What you cannot escape from? 

One point that must be noted is that users will still be requisitioned if there is an issue with a submission, and that the lease may be made subject to manual review at the Land Registry if it does not meet all requirements – so you cannot expect to make shortcuts with page numberings or plans.  It appears that these requisitions will be issued via the notifications and chat section of the PEXA portal.  However, if you are requisitioned, you will receive a dealing number for the documents, visible in your PEXA workspace.  This is useful, as the number will allow you the ability to directly follow the progress of the relevant matter with the Land Registry.

The lodgement fee associated with registering a lease will no longer be applicable on the PEXA platform; and has been replaced with a PEXA fee.  The price difference between a lodgement and PEXA fee is not significant, with the latter costing $42.24 for a single title lease.

Although some practitioners may wish to bury their heads in the sand and look to avoid change, I feel that this reform is another step in suitably pushing the leasing industry into a more efficient place one which undeniably provides a myriad of benefits not only to practitioners but also to their clients.

If you have a query relating to the new PEXA system, or you would like to speak with a lawyer in Coleman Greig’s Commercial Property team with regard to your own matter, please don’t hesitate to get in touch:

Share:

Send an enquiry

Any personal information you provide is collected pursuant to our Privacy Policy.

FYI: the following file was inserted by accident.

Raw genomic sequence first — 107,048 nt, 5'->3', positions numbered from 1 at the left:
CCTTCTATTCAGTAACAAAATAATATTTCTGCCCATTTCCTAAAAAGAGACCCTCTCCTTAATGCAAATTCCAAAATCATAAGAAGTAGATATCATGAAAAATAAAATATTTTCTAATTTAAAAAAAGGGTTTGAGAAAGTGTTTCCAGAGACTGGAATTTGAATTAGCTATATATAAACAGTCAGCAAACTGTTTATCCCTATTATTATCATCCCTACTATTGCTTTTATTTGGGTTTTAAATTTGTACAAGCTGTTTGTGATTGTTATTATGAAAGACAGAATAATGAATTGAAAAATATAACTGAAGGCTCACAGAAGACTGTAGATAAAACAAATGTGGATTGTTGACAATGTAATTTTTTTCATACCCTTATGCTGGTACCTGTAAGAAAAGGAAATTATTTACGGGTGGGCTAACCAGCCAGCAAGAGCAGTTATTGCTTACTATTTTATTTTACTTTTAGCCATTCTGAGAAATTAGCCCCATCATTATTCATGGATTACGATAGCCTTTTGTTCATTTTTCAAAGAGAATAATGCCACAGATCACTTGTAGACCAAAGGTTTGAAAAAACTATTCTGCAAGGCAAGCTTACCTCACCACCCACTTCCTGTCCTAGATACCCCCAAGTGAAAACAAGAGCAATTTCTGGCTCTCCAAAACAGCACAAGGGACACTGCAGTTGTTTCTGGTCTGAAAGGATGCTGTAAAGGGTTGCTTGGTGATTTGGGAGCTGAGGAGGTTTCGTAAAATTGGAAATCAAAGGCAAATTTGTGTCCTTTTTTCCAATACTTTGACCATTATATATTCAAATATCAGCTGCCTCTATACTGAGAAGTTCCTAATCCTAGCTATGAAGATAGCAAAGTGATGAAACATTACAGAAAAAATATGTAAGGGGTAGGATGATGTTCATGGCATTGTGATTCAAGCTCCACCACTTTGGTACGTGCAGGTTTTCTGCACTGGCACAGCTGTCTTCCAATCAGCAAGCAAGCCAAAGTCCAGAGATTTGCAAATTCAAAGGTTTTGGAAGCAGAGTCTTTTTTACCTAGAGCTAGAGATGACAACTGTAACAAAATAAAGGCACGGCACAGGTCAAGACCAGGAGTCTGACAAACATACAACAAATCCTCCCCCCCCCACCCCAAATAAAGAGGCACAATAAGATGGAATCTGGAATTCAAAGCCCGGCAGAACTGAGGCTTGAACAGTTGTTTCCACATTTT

Categories
Archives
Author

More posts

Understanding roles in the strata scheme

A strata scheme is a building or group of buildings that have been divided into lots which can be apartments, villas, offices, units or townhouses. This will be articulated in the strata plan.

Can i put my home on Airbnb?

Airbnb is a form of short-term rental accommodation. To add your property to Airbnb in NSW, you are required to meet several laws and regulations governing short-term rentals.

When are liquidators required to seek approval to retain legal counsel?

When does a liquidator (or the company he or she is appointed to) need court, creditor, or committee approval to validly retain a solicitor to act in a liquidation matter which is likely to extend for longer than three months?  The answer to this question has only recently been settled.

Proposed changes to building and construction law in NSW

The Building Bill 2022 (the Bill) is the key avenue through which the NSW Government has proposed to reshape the culture of the building and construction industry by eliminating poor performance and improving the quality of building statewide.

Can you dismiss an employee who fails to return to the office?

Slowly but surely, most employers are requiring employees to return to the office for at least a portion of their working week. Some employers continue to struggle with employees resistant to returning to the office or those who have an expectation that they can continue to work from home whenever it suits them.

New powers to combat phoenixing in construction

The rise of phoenixing in the building and construction industry in Australia in recent years has proved a significant challenge to regulators. Mismanagement of time or cashflow can quickly propel businesses into insolvency.

The NSW Building Commission’s extraordinary powers

In late 2023, the NSW Government passed the Building Legislation Amendment Bill 2023 (Amendment Bill). The Amendment Bill established the NSW Building Commission and granted it extraordinary powers to enter construction sites, inspect work and take away information and materials.

© 2024 Coleman Greig Lawyers   |  Liability limited by a scheme approved under Professional Standards Legislation. ABN 73 125 176 230